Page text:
If every little thing works as anticipated, our internet socket connection will shut after 5 seconds. At that time, our for loop ought to finish and our print assertion ought to execute, for the reason that asynchronous stream is not energetic. Sadly, this isn’t the case, so we have to discover a higher method to mannequin our stream.

URLSessionWebSocketTask doesn’t present a manner for us to detect cancellation. So, I’ve discovered that it’s best to make use of an object that wraps the URLSessionWebSocketTask, and to cancel the duty by means of that object. This enables us to each finish the async stream we’re offering to callers and shut the net socket reference to one technique name.

Right here’s what that object appears like:

class SocketStream: AsyncSequence {
    typealias AsyncIterator = WebSocketStream.Iterator
    typealias Factor = URLSessionWebSocketTask.Message

    personal var continuation: WebSocketStream.Continuation?
    personal let process: URLSessionWebSocketTask

    personal lazy var stream: WebSocketStream = {
        return WebSocketStream { continuation in
            self.continuation = continuation

            Process {
                var isAlive = true

                whereas isAlive && process.closeCode == .invalid {
                    do {
                        let worth = strive await process.obtain()
                        continuation.yield(worth)
                    } catch {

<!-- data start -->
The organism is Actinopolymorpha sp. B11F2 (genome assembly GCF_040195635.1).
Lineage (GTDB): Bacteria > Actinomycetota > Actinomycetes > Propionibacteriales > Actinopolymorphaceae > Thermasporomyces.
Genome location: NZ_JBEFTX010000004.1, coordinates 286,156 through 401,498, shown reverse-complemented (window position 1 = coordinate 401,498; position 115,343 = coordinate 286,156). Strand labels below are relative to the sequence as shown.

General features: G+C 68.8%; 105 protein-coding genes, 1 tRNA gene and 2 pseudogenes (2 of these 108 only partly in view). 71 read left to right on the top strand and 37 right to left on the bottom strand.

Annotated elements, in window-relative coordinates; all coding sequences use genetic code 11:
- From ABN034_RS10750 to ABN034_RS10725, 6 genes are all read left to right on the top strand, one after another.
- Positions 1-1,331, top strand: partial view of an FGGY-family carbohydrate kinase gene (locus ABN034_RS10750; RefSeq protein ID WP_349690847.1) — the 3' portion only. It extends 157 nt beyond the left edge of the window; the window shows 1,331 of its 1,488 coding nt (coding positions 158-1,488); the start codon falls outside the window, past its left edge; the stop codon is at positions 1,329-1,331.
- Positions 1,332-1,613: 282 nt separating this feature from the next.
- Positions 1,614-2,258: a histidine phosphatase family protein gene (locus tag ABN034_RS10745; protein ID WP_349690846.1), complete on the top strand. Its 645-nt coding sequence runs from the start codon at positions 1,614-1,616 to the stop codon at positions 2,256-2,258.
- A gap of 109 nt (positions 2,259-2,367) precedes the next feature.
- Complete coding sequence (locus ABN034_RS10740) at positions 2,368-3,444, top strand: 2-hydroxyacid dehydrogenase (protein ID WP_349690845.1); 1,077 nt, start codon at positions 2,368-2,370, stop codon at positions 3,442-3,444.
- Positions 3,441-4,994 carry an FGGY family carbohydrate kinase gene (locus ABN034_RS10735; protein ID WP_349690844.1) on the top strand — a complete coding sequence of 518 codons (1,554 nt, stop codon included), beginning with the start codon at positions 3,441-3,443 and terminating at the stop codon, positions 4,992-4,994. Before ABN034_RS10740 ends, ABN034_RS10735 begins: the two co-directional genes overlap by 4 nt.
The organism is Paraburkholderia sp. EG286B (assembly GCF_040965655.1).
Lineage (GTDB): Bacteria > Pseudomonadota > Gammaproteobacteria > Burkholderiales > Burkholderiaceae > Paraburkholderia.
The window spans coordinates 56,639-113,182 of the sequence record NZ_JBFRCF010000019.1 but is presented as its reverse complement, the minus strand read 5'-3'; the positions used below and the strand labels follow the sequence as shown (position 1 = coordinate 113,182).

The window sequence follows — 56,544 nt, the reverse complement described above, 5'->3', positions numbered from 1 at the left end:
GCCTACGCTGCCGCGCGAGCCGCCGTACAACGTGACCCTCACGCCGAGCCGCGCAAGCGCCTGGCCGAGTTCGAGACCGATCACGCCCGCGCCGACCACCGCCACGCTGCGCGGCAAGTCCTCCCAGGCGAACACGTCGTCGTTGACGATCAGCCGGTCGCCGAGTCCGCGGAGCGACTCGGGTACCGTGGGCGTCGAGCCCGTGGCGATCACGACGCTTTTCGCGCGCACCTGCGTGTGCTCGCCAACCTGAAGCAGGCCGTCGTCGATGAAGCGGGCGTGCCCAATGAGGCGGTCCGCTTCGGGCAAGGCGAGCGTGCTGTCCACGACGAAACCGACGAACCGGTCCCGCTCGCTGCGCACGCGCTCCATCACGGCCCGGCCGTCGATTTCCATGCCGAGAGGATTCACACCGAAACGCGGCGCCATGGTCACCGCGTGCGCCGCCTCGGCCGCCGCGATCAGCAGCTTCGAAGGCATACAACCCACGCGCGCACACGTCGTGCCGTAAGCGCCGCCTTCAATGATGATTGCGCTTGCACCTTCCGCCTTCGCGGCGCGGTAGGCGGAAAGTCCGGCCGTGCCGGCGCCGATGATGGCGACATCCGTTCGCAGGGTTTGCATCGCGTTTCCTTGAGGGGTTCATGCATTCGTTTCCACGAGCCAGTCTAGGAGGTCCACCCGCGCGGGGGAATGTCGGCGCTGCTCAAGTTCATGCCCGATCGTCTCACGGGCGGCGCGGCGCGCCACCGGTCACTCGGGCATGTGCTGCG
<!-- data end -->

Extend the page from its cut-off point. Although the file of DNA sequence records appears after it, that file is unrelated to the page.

continuation.end(throwing: error)
                        isAlive = false
                    }
                }
            }
        }
    }()

    init(process: URLSessionWebSocketTask) {
        self.process = process
        process.resume()
    }

    deinit {
        continuation?.end()
    }

    func makeAsyncIterator() -> AsyncIterator {
        return stream.makeAsyncIterator()
    }

    func cancel() async throws {
        process.cancel(with: .goingAway, motive: nil)
        continuation?.end()
    }
}

There’s a bunch of code right here, however it’s not too unhealthy. The primary few strains are all about establishing some sort aliases and properties for comfort. The lazy var stream is actually the very same code that you simply’ve already within the URLSessionWebSocketTask extension from earlier than.

When our SocketStream‘s deinit is known as we guarantee that we finish our stream. There’s additionally a cancel technique that closes the socket connection in addition to the stream. As a result of SocketStream conforms to AsyncSequence we should present an Iterator object that’s used after we attempt to iterate over our SocketStreams. We merely ask our inner stream object to make an iterator and use that as our return worth.

Utilizing the code above appears as follows:

let url = URL(string: "ws://127.0.0.1:8080")!
let socketConnection = URLSession.shared.webSocketTask(with: url)
let stream = SocketStream(process: socketConnection)

Process {  
    do {
        for strive await message in stream {
            // deal with incoming messages
        }
    } catch {
        // deal with error
    }

    print("this will probably be printed as soon as the stream ends")
}